In the News
WNPJ members continue to write. Click on the author to see the entire letters.
Henry St. Maurice: Armed civilians would not have helped in Boston: Wisconsin State Journal, 4/27/13
Rick Bogle: Henry Vilas Zoo not appropriate home for giraffes: Wisconsin State Journal, 5/25/13. Rick Bogle is co-executive director of Alliance for Animals, a WNPJ member group.
WNPJ member groups the Wisconsin Council of Churches and Voces de la Frontera, along with WISDOM, a congregation-based social justice network, expressed strong support for comprehensive immigration reform. "Throughout our state’s history, Wisconsin’s faith communities have been blessed and enriched by immigrants, whether they arrived from Europe before statehood or more recently from Latin America, Southeast Asia, or elsewhere," stated the groups.
Recent articles on environmental issues in Wisconsin. Please click on the titles to read the entire articles.
Band of Ojibwe Begin Occupation of Penokee Hills: "The LCO harvest camp is small — five acres as compared to the four and a half miles proposed for the mine here. But LCO tribal elder Melvin Gasper says that this is not just a way to protest the mine plans, but also to get in the way by occupying part of it. Gasper says this is an exercise of their 1842 treaty rights in the Ceded Territory of northern Wisconsin to hunt, fish and gather." Mike Simonson, Wisconsin Public Radio. For more info on the camp, see the separate page here.
Wisconsin is testing ground for mining industry response to opposition: "The highly unpopular iron mine giveaway bill is not only a major rollback of environmentally protective mining laws, it is also a well-funded mining industry assault on the grass-roots environmental, sport fishing and tribal movement that mobilized tens of thousands of Wisconsin citizens to oppose Exxon’s destructive Crandonmine at the headwaters of the Wolf River and enact Wisconsin’s landmark “Prove It First” Mining Moratorium Law in 1998," says Al Gedicks. And the world is watching to see what happens in the face of "the massive public uproar against this project." Al Gedicks, The Capital Times, 3/7/13. Al Gedicks is executive secretary of the Wisconsin Resources Protection Council, a WNPJ member group.
"After the passage of Act 1 [the Bad River Watershed Destruction Act], one of the last protections for ecologically critical watersheds in gold and base metal exploration areas in Oneida, Taylor and Marathon counties is the Mining Moratorium Law," write Al Gedicks of WNPJ member group Wisconsin Resources Protection Council (and former WNPJ Board member) and Dave Blouin of the Sierra Club in the Milwaukee Journal Sentinel.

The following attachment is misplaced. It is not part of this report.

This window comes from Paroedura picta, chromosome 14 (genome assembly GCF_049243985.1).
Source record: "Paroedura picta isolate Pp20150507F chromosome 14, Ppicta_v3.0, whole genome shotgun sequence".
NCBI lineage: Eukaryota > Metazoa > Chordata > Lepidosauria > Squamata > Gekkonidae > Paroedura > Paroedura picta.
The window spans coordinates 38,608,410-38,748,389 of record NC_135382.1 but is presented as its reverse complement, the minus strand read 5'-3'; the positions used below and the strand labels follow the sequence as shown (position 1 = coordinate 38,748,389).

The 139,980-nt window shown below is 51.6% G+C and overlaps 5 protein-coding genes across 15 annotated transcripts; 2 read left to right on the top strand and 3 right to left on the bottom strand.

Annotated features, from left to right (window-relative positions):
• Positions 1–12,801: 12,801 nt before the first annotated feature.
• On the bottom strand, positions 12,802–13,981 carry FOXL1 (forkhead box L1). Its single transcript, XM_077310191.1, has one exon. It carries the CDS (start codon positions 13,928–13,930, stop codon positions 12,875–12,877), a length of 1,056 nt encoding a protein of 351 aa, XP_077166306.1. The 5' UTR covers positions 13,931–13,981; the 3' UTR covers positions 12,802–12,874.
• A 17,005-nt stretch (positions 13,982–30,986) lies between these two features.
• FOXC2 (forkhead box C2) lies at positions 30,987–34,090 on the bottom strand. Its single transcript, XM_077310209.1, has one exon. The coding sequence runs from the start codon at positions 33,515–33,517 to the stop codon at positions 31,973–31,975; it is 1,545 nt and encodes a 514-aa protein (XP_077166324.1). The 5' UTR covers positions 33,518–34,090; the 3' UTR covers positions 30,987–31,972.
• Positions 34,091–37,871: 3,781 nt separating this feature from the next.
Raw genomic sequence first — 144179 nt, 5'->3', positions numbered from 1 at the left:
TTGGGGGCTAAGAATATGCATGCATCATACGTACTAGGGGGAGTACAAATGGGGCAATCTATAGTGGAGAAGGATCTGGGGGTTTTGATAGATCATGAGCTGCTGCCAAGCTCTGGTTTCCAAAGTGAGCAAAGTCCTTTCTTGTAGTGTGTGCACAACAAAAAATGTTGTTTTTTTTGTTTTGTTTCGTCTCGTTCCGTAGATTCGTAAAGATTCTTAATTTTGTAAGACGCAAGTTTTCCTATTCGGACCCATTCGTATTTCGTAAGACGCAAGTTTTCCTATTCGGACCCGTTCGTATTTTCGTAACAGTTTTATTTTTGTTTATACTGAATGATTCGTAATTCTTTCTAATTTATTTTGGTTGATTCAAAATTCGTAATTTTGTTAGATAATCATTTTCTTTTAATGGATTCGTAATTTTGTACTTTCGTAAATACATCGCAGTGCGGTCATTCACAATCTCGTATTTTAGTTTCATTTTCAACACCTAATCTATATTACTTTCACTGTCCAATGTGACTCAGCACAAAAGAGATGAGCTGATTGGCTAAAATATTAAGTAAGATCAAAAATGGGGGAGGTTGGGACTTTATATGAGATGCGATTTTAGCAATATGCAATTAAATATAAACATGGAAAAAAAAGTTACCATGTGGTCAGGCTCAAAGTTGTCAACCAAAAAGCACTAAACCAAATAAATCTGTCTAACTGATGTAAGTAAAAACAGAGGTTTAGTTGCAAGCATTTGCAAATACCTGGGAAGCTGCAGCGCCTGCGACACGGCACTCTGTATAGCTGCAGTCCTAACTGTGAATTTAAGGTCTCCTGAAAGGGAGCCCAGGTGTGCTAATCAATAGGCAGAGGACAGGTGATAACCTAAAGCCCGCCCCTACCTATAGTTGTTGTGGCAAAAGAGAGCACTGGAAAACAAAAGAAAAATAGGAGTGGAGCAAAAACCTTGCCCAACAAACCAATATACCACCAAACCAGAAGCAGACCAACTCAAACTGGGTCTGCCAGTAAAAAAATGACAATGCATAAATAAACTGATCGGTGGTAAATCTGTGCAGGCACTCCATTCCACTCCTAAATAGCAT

Yet mining companies have said their top priority is repealing Wisconsin's mining moratorium - also called the "prove it first" law.
"That the North American mining industry cannot meet the Moratorium Law is a problem of its own making and purely reflects the fact that mining metallic sulfide ores remains proven to be unsafe," add Gedicks and Blouin. "Our clean air and drinking water and the critical habitats and healthy environment we all depend on are threatened by the mining industry's so-called reforms."
A bill introduced by state Representatives Tyler August (R-Lake Geneva), David Craig (R-Town of Vernon), Frederick Kessler (D-Milwaukee) and Chris Taylor (D-Madison) would prohibit law enforcement and individuals from using drones without a warrant, except in special circumstances. It would also bar the private use of drones equipped with video or audio equipment, or with a weapon.
The ACLU of Wisconsin applauded the bill.
A resolution to repeal the Iron Mining Bill (SB/AB 1) submitted by WNPJ members and allies at the April 8 Conservation Congress passed by wide margins in all four counties in which it was introduced. The total vote was 49-6 in Clark County, 221-67 in Dane County, 32-6 in LaCrosse County, and 158 to 79 in Milwaukee County. Total 460 yes, 158 no. The vote tallies are especially significant considering the resolution did not come to the floor for discussion until the end of the formal agenda, around 11:00 p.m. in Dane County.
Arizona-based grassroots group Derechos Humanos (colleagues of WNPJ Board member Karma Chavez) has a detailed critique of the proposed Senate immigration reform bill.
"The purported 'path to citizenship' is a cruel misrepresentation that has brought out both the anti-immigrant voices to cry out that 11 million 'should not receive citizenship,' and the immigrant community to believe that a fair process for their legalization will be put in place. Neither is a reality," the group states.
"As we tout the importance of family, this bill changes this priority by removing two preference categories from the family-based immigration process ... as well as creating 'merit' based visas and repealing the Diversity Visa Program, an important avenue for African and Caribbean immigrants. Importantly, the bill provides no avenue for LBGTQ families to reunite."
By Brian Terrell, a Catholic Worker and Co-Coordinator of Voices for Creative Nonviolence, a WNPJ member group
In the final weeks of a six month prison sentence for protesting remote control murder by drones, specifically from Whiteman Air Force Base in Missouri, I can only reflect on my time of captivity in light of the crimes that brought me here. In these ominous times, it is America’s officials and judges and not the anarchists who exhibit the most flagrant contempt for the rule of law and it is due to the malfeasance of these that I owe the distinction of this sabbatical.